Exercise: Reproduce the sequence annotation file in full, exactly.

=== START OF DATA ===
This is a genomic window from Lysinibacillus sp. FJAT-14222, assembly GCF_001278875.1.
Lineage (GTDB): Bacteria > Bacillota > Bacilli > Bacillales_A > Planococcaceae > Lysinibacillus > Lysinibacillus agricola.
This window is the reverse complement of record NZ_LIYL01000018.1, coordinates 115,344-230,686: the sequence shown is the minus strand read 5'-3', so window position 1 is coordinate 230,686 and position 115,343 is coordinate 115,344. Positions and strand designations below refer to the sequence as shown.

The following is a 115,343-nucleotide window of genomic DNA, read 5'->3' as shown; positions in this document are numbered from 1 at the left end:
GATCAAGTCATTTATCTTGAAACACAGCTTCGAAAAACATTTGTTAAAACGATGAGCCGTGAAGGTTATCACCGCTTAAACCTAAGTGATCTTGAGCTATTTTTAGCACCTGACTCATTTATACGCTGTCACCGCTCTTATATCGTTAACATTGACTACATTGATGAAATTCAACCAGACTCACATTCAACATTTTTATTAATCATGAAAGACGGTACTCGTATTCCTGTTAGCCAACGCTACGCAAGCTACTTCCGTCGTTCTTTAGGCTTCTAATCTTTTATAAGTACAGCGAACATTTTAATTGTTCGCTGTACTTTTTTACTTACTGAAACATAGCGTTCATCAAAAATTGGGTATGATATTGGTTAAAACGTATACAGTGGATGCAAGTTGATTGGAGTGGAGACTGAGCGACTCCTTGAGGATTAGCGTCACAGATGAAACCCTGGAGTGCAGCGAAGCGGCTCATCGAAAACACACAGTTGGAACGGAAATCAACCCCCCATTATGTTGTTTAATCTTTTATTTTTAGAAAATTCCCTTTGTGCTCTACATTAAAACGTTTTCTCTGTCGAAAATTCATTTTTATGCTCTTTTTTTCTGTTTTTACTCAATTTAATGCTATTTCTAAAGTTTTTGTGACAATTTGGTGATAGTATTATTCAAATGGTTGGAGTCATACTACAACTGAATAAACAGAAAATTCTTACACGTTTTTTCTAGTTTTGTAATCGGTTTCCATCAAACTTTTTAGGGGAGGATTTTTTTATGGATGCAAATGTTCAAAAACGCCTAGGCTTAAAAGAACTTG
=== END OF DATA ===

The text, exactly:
This is a genomic window from Lysinibacillus sp. FJAT-14222, assembly GCF_001278875.1.
Lineage (GTDB): Bacteria > Bacillota > Bacilli > Bacillales_A > Planococcaceae > Lysinibacillus > Lysinibacillus agricola.
This window is the reverse complement of record NZ_LIYL01000018.1, coordinates 115,344-230,686: the sequence shown is the minus strand read 5'-3', so window position 1 is coordinate 230,686 and position 115,343 is coordinate 115,344. Positions and strand designations below refer to the sequence as shown.

The following is a 115,343-nucleotide window of genomic DNA, read 5'->3' as shown; positions in this document are numbered from 1 at the left end:
GATCAAGTCATTTATCTTGAAACACAGCTTCGAAAAACATTTGTTAAAACGATGAGCCGTGAAGGTTATCACCGCTTAAACCTAAGTGATCTTGAGCTATTTTTAGCACCTGACTCATTTATACGCTGTCACCGCTCTTATATCGTTAACATTGACTACATTGATGAAATTCAACCAGACTCACATTCAACATTTTTATTAATCATGAAAGACGGTACTCGTATTCCTGTTAGCCAACGCTACGCAAGCTACTTCCGTCGTTCTTTAGGCTTCTAATCTTTTATAAGTACAGCGAACATTTTAATTGTTCGCTGTACTTTTTTACTTACTGAAACATAGCGTTCATCAAAAATTGGGTATGATATTGGTTAAAACGTATACAGTGGATGCAAGTTGATTGGAGTGGAGACTGAGCGACTCCTTGAGGATTAGCGTCACAGATGAAACCCTGGAGTGCAGCGAAGCGGCTCATCGAAAACACACAGTTGGAACGGAAATCAACCCCCCATTATGTTGTTTAATCTTTTATTTTTAGAAAATTCCCTTTGTGCTCTACATTAAAACGTTTTCTCTGTCGAAAATTCATTTTTATGCTCTTTTTTTCTGTTTTTACTCAATTTAATGCTATTTCTAAAGTTTTTGTGACAATTTGGTGATAGTATTATTCAAATGGTTGGAGTCATACTACAACTGAATAAACAGAAAATTCTTACACGTTTTTTCTAGTTTTGTAATCGGTTTCCATCAAACTTTTTAGGGGAGGATTTTTTTATGGATGCAAATGTTCAAAAACGCCTAGGCTTAAAAGAACTTG